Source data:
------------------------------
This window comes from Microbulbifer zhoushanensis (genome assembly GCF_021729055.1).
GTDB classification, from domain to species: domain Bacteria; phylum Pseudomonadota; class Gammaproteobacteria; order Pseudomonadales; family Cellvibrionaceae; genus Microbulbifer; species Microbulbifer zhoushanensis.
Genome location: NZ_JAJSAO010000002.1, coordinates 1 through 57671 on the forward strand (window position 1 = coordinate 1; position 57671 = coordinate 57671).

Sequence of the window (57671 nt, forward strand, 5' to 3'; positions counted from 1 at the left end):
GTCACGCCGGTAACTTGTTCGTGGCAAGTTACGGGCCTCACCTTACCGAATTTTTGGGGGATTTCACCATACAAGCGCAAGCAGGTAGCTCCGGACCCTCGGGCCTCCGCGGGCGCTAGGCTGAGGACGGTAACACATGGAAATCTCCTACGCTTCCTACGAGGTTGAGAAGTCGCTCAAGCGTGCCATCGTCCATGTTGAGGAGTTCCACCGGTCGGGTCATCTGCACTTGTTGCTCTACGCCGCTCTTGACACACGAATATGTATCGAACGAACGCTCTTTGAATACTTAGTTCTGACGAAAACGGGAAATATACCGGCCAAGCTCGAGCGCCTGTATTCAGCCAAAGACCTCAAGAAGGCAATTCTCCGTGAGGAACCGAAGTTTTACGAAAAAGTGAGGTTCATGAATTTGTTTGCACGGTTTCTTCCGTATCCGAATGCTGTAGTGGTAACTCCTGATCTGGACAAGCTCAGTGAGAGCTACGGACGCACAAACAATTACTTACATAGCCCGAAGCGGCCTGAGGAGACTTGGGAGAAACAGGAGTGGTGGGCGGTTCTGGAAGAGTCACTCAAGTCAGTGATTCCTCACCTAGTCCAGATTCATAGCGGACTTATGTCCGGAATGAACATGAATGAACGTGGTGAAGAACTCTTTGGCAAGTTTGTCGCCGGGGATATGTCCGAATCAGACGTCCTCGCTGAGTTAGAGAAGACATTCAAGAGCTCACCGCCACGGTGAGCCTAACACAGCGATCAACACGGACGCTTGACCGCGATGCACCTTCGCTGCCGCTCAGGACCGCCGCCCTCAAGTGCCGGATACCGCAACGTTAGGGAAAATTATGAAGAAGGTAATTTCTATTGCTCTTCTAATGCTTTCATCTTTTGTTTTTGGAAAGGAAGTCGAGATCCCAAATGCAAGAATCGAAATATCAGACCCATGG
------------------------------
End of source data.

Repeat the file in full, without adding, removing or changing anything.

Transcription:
This window comes from Microbulbifer zhoushanensis (genome assembly GCF_021729055.1).
GTDB classification, from domain to species: domain Bacteria; phylum Pseudomonadota; class Gammaproteobacteria; order Pseudomonadales; family Cellvibrionaceae; genus Microbulbifer; species Microbulbifer zhoushanensis.
Genome location: NZ_JAJSAO010000002.1, coordinates 1 through 57671 on the forward strand (window position 1 = coordinate 1; position 57671 = coordinate 57671).

Sequence of the window (57671 nt, forward strand, 5' to 3'; positions counted from 1 at the left end):
GTCACGCCGGTAACTTGTTCGTGGCAAGTTACGGGCCTCACCTTACCGAATTTTTGGGGGATTTCACCATACAAGCGCAAGCAGGTAGCTCCGGACCCTCGGGCCTCCGCGGGCGCTAGGCTGAGGACGGTAACACATGGAAATCTCCTACGCTTCCTACGAGGTTGAGAAGTCGCTCAAGCGTGCCATCGTCCATGTTGAGGAGTTCCACCGGTCGGGTCATCTGCACTTGTTGCTCTACGCCGCTCTTGACACACGAATATGTATCGAACGAACGCTCTTTGAATACTTAGTTCTGACGAAAACGGGAAATATACCGGCCAAGCTCGAGCGCCTGTATTCAGCCAAAGACCTCAAGAAGGCAATTCTCCGTGAGGAACCGAAGTTTTACGAAAAAGTGAGGTTCATGAATTTGTTTGCACGGTTTCTTCCGTATCCGAATGCTGTAGTGGTAACTCCTGATCTGGACAAGCTCAGTGAGAGCTACGGACGCACAAACAATTACTTACATAGCCCGAAGCGGCCTGAGGAGACTTGGGAGAAACAGGAGTGGTGGGCGGTTCTGGAAGAGTCACTCAAGTCAGTGATTCCTCACCTAGTCCAGATTCATAGCGGACTTATGTCCGGAATGAACATGAATGAACGTGGTGAAGAACTCTTTGGCAAGTTTGTCGCCGGGGATATGTCCGAATCAGACGTCCTCGCTGAGTTAGAGAAGACATTCAAGAGCTCACCGCCACGGTGAGCCTAACACAGCGATCAACACGGACGCTTGACCGCGATGCACCTTCGCTGCCGCTCAGGACCGCCGCCCTCAAGTGCCGGATACCGCAACGTTAGGGAAAATTATGAAGAAGGTAATTTCTATTGCTCTTCTAATGCTTTCATCTTTTGTTTTTGGAAAGGAAGTCGAGATCCCAAATGCAAGAATCGAAATATCAGACCCATGG